With the price of gold reaching all time highs as recently as this summer, it’s not just investors who are paying attention.
Predators who have nothing left to lose are as equally interested in the asset. It’s not only a portable store of value, but just about every American has some type of gold in their possession, be it in the form of a coin, wedding ring, or necklace.
In Stockton, California, where skyrocketing crime has left over 60 people dead this year, police and city officials are being overrun with reports of gold chain robberies. Since April there have been over 250 such armed robberies, culminating in the September death of a man who just happened to be taking a casual stroll through a local park.
As a result of rising crime in the city, residents are being more cautious, with many of them choosing to stay at home rather than risk being assaulted or murdered in a city that has seen its coffers bankrupted and its public workforce gutted.
Almost everyone walking the park knows the story of Armando Pina — even two months after the deadly broad-daylight gold chain robbery that ended his life, parkgoers said.
“It’s sad,” said Robert Alejandre, who now walks the park with his wife. “It just goes to show you you never know.”
“Fewer people seem to be walking,” said Jim Patterson, who continues to exercise at the park — but removes any jewelry first.
Pina — a 60-year-old cancer survivor, father and grandfather — was killed around 3 p.m. Sept. 17, as he walked along the park’s southern walkway, parallel to Picardy Drive.
Pina’s was the first murder in a boom of gold chain robberies in the troubled city.
Robbers have stolen approximately 250 chains since April — more than one every day.
Most of those robberies occur in broad daylight.
“It is an uphill battle,” said Sgt. Larry Parino of the Stockton Police Department.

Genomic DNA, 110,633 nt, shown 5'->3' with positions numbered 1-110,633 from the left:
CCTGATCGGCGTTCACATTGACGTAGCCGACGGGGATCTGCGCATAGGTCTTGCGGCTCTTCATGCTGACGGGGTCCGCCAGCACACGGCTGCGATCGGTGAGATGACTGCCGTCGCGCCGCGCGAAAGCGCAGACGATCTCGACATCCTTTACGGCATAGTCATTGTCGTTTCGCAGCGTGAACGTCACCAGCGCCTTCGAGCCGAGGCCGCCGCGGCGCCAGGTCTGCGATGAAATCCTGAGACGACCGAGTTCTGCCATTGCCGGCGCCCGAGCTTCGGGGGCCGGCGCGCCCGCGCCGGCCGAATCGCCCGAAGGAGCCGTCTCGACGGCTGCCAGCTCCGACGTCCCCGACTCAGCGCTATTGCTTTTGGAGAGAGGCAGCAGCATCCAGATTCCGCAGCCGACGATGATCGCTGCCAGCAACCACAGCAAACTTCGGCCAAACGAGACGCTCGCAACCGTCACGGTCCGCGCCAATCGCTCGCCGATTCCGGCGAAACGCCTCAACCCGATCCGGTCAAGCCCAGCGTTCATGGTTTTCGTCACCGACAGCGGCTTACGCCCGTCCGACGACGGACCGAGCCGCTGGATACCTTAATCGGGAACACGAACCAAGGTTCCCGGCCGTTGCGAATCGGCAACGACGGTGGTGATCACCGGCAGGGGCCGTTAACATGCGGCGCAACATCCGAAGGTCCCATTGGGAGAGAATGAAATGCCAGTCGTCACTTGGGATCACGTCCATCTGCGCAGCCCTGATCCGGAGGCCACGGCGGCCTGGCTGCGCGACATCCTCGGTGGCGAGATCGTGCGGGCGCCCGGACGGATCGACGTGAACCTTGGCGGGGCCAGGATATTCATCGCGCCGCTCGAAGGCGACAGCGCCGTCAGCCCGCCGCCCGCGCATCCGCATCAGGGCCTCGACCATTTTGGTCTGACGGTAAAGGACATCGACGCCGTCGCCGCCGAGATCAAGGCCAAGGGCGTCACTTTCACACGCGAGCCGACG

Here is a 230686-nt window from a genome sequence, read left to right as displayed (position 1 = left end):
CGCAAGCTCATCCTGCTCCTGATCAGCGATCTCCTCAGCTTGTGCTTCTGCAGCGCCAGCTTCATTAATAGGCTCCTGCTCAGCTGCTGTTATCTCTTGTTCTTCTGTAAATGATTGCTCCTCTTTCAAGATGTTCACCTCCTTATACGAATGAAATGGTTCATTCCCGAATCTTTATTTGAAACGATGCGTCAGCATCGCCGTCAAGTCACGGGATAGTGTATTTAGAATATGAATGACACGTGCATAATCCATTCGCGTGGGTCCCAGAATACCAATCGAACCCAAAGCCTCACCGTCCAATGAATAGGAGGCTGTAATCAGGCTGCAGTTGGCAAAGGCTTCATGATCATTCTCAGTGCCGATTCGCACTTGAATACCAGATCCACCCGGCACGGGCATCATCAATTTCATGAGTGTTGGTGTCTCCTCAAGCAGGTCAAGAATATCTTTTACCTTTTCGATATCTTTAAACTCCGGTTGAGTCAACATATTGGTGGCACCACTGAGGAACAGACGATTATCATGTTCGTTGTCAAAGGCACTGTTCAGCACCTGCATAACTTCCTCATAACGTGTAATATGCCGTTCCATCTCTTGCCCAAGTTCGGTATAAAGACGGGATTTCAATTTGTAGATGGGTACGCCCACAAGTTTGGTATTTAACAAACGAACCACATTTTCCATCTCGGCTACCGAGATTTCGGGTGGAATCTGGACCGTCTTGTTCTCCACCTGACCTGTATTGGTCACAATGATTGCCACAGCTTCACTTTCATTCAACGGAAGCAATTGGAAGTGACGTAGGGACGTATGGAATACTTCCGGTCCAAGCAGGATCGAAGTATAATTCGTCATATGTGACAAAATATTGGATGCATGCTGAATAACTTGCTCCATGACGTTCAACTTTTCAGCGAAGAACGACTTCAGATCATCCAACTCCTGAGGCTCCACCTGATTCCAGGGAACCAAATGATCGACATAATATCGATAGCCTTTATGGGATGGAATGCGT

Reported suspects are predominantly male (98 percent), of which 79 percent are black males ages 13-25, police said, and 9 percent Hispanic males 13-25. The majority of arrests were black males ages 13-25.
Most victims of the robberies are female (65 percent), and 44 percent of victims are age 50 or older, the data showed. The most common time of day for the crimes were between 12 and 5 p.m., though this only accounts for about a third of the crime.
Parino said robbers took even police by surprise initially.
Source: CBS Sacramento
Anything of value is up for grabs, especially in an economy on the brink of disaster.
In a related story also out of the Sacramento, CA area, businesses have been given permission to raise high voltage electric fencing around their grounds in an effort to prevent the theft of copper.
With food prices rising, jobs disappearing and government safety nets unable to offset the destruction of Americans’ wealth, even food has become a target. In Indianapolis, community gardens have seen a rise in thefts and vandalism, with thieves helping themselves to tomatoes, greens, potatoes and other produce.
As police find themselves undermanned and outgunned in gang war zones throughout America, criminals will continue to become more brash, targeting anyone who is suspected of being in possession of something of value.
If you are making an effort to protect your personal and financial interests through the acquisition of physical assets and other long-term survival investments, you must be prepared to defend them yourself. Local law enforcement officials simply do not have the resources available to protect everyone all the time.
So, the next time you make a trip to the mall or local park wearing your gold wedding ring or chain, be sure to have some lead on hand as well.
We’re now living in a world where some individuals are prepared to take your life for a $40 necklace.